The mission of Good Jobs First (www.goodjobsfirst.org) is making economic development subsidies accountable and effective. In years of working with their data I have always found it sound. While Greg LeRoy, Good Jobs First’s founder, has rooted out all sorts of hidden subsidies over the years, he emphasizes that he is not inherently hostile to them, only to secrecy, waste and what he calls job piracy and job blackmail.
“Job piracy” occurs when one state diverts taxes to lure an employer across state lines. AMC Entertainment announced a deal last year to move its corporate headquarters from Kansas City, Mo., to a nearby Kansas suburb. In return, Good Jobs First said, Kansas will let the multiplex chain keep $47 million of state income taxes withheld from its workers’ paychecks, a drain on public finances that did not create any jobs, but does enrich the Wall Street firms that own AMC including arms of J. P. Morgan, Apollo Management, Bain Capital and the Carlyle Group. AMC declined to answer my questions.
“Job blackmail” occurs when a company threatens to close a plant unless it gets tax money.
In Illinois, the law requires companies to threaten to leave before they can keep taxes withheld from paychecks. Motorola Mobility, now being acquired by Google; the truck maker Navistar; the German manufacturer Continental Tire, and three auto makers - Chrysler, Ford and Mitsubishi - get to keep $346.8 million in taxes over 10 years because they threatened to leave Illinois. Navistar can pocket $62.1 million even if it fires a quarter of its Illinois workforce, its contract shows. A recent deal gives Sears $150 million, Good Jobs First reported.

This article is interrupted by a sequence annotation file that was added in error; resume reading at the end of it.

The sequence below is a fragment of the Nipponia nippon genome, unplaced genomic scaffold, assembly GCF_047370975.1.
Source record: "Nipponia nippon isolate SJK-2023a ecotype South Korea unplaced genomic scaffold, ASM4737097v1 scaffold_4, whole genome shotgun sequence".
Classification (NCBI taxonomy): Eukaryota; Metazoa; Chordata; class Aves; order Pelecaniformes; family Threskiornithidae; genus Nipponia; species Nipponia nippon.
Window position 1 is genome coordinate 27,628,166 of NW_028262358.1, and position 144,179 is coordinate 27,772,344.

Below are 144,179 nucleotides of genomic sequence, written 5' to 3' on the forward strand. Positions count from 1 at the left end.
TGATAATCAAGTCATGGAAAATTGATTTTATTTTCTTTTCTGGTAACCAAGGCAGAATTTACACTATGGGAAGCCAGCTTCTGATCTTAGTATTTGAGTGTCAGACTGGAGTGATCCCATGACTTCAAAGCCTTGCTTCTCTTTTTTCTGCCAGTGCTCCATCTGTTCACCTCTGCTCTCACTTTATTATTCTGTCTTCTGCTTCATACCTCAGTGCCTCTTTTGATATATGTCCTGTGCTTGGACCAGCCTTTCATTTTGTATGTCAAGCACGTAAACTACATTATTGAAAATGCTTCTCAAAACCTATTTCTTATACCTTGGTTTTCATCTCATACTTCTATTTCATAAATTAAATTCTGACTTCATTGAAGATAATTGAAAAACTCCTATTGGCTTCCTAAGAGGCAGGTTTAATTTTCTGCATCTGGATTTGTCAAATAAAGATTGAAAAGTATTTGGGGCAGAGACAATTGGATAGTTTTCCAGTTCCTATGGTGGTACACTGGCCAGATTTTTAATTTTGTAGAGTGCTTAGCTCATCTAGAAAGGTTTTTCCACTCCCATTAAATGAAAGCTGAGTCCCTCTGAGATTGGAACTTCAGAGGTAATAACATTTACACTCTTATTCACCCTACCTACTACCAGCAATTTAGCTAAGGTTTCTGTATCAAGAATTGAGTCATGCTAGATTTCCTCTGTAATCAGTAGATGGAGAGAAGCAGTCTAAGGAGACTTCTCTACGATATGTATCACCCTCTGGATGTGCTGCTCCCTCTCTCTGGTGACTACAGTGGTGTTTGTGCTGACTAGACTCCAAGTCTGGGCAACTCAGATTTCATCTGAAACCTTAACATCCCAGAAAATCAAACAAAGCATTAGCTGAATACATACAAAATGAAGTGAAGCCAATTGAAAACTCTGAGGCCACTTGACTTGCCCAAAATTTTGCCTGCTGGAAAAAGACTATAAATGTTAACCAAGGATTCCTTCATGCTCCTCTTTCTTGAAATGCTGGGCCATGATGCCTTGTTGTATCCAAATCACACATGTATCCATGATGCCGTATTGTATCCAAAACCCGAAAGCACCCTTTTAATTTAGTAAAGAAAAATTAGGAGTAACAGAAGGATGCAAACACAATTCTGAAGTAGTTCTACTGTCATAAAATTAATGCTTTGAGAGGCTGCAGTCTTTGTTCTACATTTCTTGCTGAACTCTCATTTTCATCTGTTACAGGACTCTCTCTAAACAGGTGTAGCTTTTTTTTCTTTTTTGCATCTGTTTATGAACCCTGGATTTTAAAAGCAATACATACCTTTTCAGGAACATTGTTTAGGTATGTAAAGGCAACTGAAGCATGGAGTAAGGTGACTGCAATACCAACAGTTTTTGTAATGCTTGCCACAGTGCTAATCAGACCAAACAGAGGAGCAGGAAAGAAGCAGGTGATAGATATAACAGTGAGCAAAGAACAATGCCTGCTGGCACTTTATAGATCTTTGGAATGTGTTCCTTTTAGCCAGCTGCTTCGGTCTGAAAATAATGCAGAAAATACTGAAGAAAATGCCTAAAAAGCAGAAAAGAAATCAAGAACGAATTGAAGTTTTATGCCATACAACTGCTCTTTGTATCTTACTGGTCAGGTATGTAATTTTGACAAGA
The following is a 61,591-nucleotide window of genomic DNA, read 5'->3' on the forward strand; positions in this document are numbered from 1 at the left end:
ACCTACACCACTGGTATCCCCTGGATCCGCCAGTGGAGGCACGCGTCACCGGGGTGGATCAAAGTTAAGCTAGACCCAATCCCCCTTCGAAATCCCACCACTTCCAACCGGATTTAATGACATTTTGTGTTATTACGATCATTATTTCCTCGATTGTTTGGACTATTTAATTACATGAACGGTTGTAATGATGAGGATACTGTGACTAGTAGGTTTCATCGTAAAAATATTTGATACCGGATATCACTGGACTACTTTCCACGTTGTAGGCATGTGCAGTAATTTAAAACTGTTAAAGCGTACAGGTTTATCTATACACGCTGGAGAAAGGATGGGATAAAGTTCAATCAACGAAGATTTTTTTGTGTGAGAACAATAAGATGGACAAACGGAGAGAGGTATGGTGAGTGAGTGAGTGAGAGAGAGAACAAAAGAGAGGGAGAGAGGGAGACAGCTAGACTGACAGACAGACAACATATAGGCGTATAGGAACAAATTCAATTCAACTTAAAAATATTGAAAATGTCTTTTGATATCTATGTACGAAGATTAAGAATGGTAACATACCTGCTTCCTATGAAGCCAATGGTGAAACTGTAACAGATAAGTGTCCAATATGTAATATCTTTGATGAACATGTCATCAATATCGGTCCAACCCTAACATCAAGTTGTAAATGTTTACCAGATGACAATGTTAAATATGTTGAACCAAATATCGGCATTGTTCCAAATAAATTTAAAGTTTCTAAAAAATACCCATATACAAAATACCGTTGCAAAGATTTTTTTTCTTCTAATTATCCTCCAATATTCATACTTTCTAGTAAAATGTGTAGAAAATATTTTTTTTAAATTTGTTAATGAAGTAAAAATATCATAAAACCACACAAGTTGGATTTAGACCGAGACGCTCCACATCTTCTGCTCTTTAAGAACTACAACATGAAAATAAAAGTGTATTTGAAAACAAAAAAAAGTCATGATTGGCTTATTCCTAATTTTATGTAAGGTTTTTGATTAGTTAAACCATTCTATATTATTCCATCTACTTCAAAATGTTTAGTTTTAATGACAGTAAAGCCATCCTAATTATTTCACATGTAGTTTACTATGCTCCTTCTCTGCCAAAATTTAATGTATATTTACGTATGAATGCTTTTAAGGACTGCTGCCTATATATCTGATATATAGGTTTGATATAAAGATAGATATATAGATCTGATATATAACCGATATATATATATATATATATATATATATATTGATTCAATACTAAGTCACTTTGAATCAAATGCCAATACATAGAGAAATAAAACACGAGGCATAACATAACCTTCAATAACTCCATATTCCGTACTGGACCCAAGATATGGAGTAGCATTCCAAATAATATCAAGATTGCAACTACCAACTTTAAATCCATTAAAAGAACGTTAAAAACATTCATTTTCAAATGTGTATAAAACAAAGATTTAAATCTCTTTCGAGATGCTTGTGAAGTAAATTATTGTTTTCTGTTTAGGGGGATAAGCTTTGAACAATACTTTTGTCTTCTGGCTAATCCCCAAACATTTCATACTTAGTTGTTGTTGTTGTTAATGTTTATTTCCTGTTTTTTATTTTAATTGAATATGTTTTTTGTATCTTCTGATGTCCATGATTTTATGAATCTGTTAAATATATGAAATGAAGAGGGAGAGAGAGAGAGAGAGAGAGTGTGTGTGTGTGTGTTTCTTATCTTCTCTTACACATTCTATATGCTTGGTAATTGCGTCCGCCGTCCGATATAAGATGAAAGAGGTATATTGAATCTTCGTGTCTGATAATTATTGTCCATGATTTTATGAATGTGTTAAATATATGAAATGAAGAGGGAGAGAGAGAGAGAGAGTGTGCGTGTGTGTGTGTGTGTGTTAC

Promising to retain jobs can be lucrative. General Electric invested $126 million updating part of its Ohio operations. In return, GE gets a tax credit equal to $115.3 million of its worker taxes, recovering 92 percent of its investment. A sweet deal for GE, but not its competitors.
Gary Sheffer, GE’s top spokesman, said the company told its workers about the deal. In all, he said, GE is investing around $300 million in Ohio and “the resulting taxes the state will receive will far exceed the tax credits provided to GE.”
That response, I think, misses the point - GE should pay its own bills without taking welfare.
Many figures in the Good Jobs First report are from disclosure reports some states make. Others come from news accounts and company announcements.
Total revenue losses are higher than the report states. First, some states hide the costs. Phil Mattera, the research director at Good Jobs First, said he lists the cost as zero for states that hide the numbers.
Good Jobs First wants to end these diversions, but failing that recommends mandatory disclosure to the workers as the first reform. I concur. It’s the first step in ending corporate welfare as we know it.
(The author is a Reuters columnist. The opinions expressed are his own. Corrects $346.8 to $346.8 million in paragraph 15)
Editing by Howard Goller and Amy Stevens